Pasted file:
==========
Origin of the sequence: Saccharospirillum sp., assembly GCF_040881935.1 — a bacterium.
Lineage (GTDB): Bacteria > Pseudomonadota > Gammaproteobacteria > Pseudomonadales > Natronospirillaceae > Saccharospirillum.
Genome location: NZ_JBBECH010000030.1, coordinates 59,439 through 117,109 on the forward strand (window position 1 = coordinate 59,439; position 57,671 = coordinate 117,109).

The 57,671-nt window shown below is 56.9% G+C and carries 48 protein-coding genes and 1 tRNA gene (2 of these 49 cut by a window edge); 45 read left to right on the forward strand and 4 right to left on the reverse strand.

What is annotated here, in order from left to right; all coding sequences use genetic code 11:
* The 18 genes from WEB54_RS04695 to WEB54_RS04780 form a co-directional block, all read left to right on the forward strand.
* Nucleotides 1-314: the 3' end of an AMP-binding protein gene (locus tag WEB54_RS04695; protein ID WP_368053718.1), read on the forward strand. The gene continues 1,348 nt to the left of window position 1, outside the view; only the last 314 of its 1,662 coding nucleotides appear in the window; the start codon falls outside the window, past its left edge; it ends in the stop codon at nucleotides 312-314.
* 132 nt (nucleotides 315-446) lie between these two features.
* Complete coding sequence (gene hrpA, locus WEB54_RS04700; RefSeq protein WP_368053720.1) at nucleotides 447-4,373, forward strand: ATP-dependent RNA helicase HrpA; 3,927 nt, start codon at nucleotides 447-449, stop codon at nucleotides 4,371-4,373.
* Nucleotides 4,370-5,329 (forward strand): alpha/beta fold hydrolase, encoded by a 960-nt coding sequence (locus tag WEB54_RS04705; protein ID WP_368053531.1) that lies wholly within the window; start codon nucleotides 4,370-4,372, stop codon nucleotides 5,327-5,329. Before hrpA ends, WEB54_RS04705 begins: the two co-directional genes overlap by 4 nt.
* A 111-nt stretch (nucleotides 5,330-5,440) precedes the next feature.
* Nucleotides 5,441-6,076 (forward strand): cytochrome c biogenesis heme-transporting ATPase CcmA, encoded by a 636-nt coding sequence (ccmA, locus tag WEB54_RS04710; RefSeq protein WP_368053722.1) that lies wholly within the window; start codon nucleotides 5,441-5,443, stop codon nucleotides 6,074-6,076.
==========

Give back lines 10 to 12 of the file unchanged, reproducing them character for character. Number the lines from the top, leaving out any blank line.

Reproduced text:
* Nucleotides 4,370-5,329 (forward strand): alpha/beta fold hydrolase, encoded by a 960-nt coding sequence (locus tag WEB54_RS04705; protein ID WP_368053531.1) that lies wholly within the window; start codon nucleotides 4,370-4,372, stop codon nucleotides 5,327-5,329. Before hrpA ends, WEB54_RS04705 begins: the two co-directional genes overlap by 4 nt.
* A 111-nt stretch (nucleotides 5,330-5,440) precedes the next feature.
* Nucleotides 5,441-6,076 (forward strand): cytochrome c biogenesis heme-transporting ATPase CcmA, encoded by a 636-nt coding sequence (ccmA, locus tag WEB54_RS04710; RefSeq protein WP_368053722.1) that lies wholly within the window; start codon nucleotides 5,441-5,443, stop codon nucleotides 6,074-6,076.